A lack of belonging is one of the three forces at play in someone at risk of suicide. How can HR help?
Suicidologist Dr Thomas Joiner describes a lack of connection (or lack of belonging) as one of the three forces at play in someone at risk of suicide.
This is particularly concerning given just under a quarter (23%) of Australian employees do not currently do any activities to connect them with colleagues.
One of the biggest barriers found to feeling like they belonged was not having time due to workload, according to the 2019 Australian Workplace Psychological Safety Survey.
Consequently, workplace mental wellness expert and R U OK? Board Member Graeme Cowan is calling on workplaces to address this. He points to both the social and economic benefits to organisations when a workforce feels connected and psychologically safe.
“A ‘psychologically safe’ workplace is characterised by a climate of interpersonal trust and mutual respect in which people feel comfortable being themselves and to ask for help,” said Cowan.
“Organisational workload will always be a barrier, however those who create opportunities for employee connection such as morning teas or celebrations for birthdays foster a positive culture
“While there are benefits to individuals and a duty of care from organisations, psychologically safe teams have also been shown to be the most innovative – and in a worrying development, only 28% of respondents said they felt safe to take a risk in 2019 compared to 34% in 2017.”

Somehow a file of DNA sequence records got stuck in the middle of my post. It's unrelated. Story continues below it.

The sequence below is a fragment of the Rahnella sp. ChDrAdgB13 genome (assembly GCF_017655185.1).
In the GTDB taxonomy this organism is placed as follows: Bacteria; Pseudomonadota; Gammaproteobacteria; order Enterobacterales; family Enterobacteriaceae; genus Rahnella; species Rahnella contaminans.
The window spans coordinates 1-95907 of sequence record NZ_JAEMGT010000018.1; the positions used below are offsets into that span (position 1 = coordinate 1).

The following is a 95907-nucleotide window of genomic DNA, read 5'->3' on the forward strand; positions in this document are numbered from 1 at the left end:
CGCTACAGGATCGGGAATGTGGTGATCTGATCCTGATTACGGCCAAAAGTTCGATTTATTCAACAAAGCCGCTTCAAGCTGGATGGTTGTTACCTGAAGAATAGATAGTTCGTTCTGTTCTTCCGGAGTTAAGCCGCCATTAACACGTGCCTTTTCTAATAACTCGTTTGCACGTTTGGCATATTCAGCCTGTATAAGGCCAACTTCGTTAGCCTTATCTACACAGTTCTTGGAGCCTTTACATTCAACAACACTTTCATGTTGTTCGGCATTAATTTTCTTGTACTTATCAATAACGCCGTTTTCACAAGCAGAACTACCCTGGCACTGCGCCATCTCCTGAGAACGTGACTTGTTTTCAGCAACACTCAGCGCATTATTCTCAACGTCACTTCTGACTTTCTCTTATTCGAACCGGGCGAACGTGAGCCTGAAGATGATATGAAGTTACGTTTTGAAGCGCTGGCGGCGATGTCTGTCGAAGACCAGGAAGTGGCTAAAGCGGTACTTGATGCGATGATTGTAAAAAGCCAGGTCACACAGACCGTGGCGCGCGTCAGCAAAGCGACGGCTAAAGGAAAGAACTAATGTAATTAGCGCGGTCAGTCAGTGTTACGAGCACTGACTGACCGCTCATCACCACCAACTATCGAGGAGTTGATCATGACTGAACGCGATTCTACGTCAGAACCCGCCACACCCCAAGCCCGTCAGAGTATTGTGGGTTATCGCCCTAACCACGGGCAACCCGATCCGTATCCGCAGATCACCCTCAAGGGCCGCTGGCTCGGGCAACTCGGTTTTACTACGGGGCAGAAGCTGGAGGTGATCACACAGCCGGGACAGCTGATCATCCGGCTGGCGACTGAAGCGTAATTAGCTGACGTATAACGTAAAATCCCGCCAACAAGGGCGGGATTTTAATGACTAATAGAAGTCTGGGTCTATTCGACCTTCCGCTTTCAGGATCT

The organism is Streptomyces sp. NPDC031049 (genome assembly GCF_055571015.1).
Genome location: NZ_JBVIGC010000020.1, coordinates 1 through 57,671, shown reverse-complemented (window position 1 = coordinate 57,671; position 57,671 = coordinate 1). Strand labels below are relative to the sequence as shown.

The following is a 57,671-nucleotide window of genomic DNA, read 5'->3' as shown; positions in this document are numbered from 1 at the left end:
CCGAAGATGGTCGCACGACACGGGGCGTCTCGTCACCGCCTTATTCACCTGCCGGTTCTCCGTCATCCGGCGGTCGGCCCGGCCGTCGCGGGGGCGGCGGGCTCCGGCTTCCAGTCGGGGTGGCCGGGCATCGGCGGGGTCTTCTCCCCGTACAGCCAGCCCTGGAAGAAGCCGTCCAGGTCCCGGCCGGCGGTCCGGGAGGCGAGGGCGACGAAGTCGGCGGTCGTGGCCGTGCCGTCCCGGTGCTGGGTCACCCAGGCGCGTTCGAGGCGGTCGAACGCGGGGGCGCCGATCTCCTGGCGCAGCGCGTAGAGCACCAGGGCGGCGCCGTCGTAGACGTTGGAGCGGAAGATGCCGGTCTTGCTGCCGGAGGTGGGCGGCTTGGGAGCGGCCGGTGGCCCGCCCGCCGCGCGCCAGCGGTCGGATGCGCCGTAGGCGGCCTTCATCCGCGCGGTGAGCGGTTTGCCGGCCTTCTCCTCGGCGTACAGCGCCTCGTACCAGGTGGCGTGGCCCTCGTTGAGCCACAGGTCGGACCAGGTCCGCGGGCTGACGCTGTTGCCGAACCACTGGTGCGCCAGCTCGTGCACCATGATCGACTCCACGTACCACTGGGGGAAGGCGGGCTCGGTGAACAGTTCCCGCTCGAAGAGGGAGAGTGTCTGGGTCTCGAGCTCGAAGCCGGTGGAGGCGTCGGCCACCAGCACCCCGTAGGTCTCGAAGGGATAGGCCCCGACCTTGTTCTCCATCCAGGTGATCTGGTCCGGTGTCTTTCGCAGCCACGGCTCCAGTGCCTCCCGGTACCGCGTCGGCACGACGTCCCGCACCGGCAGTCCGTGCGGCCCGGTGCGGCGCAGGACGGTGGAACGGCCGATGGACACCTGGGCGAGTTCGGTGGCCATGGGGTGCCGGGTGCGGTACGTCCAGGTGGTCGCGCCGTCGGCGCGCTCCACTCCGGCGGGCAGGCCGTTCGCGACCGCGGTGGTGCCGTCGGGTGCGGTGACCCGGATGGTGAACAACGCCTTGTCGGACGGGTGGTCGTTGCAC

Cowan added that the results demonstrate more needs to be done to educate organisations on these benefits, to ensure all Australians are seeing the rewards of psychologically safe workplaces.
These results were announced at R U OK?’s annual Conversational Leadership event in Melbourne, which brought together 100 managers for a practical workshop on building an R U OK? culture in the workplace.
“As Australia’s largest employer, the mental health of our team members is our number one safety, health and wellbeing priority,” said Figueiredo.
“In the past 12 months we have introduced new mental health programs and trained 16,000 team members across the Group with the skills and knowledge to help peers showing signs of mental health issues.
“We recognise mental health is not just an issue for our teams but also friends and families, and we are committed to continuing to support innovative programs like R U OK? to keep these important conversations going.”
The Australian Psychological Safety Survey is the result of a collaboration between R U OK? and Amy Edmondson, the pre-eminent global thought leader on psychological safety and Novartis Professor of Leadership & Management at the Harvard Business School.